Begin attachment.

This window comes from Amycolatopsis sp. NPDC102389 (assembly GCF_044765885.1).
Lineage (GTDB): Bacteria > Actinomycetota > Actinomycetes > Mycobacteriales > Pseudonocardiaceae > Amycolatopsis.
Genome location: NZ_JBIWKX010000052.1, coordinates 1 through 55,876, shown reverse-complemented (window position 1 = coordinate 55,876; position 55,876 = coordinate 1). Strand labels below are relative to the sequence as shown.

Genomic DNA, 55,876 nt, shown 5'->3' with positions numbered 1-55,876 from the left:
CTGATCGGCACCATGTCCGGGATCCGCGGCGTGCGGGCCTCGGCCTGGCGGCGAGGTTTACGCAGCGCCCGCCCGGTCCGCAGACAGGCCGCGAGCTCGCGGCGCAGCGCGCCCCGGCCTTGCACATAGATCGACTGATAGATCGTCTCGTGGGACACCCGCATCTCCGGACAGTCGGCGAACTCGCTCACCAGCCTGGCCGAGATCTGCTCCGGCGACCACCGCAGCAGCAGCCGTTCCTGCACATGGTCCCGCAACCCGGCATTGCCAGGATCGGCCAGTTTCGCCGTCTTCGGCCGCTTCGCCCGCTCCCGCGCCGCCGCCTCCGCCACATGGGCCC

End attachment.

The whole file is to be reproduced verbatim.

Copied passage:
This window comes from Amycolatopsis sp. NPDC102389 (assembly GCF_044765885.1).
Lineage (GTDB): Bacteria > Actinomycetota > Actinomycetes > Mycobacteriales > Pseudonocardiaceae > Amycolatopsis.
Genome location: NZ_JBIWKX010000052.1, coordinates 1 through 55,876, shown reverse-complemented (window position 1 = coordinate 55,876; position 55,876 = coordinate 1). Strand labels below are relative to the sequence as shown.

Genomic DNA, 55,876 nt, shown 5'->3' with positions numbered 1-55,876 from the left:
CTGATCGGCACCATGTCCGGGATCCGCGGCGTGCGGGCCTCGGCCTGGCGGCGAGGTTTACGCAGCGCCCGCCCGGTCCGCAGACAGGCCGCGAGCTCGCGGCGCAGCGCGCCCCGGCCTTGCACATAGATCGACTGATAGATCGTCTCGTGGGACACCCGCATCTCCGGACAGTCGGCGAACTCGCTCACCAGCCTGGCCGAGATCTGCTCCGGCGACCACCGCAGCAGCAGCCGTTCCTGCACATGGTCCCGCAACCCGGCATTGCCAGGATCGGCCAGTTTCGCCGTCTTCGGCCGCTTCGCCCGCTCCCGCGCCGCCGCCTCCGCCACATGGGCCC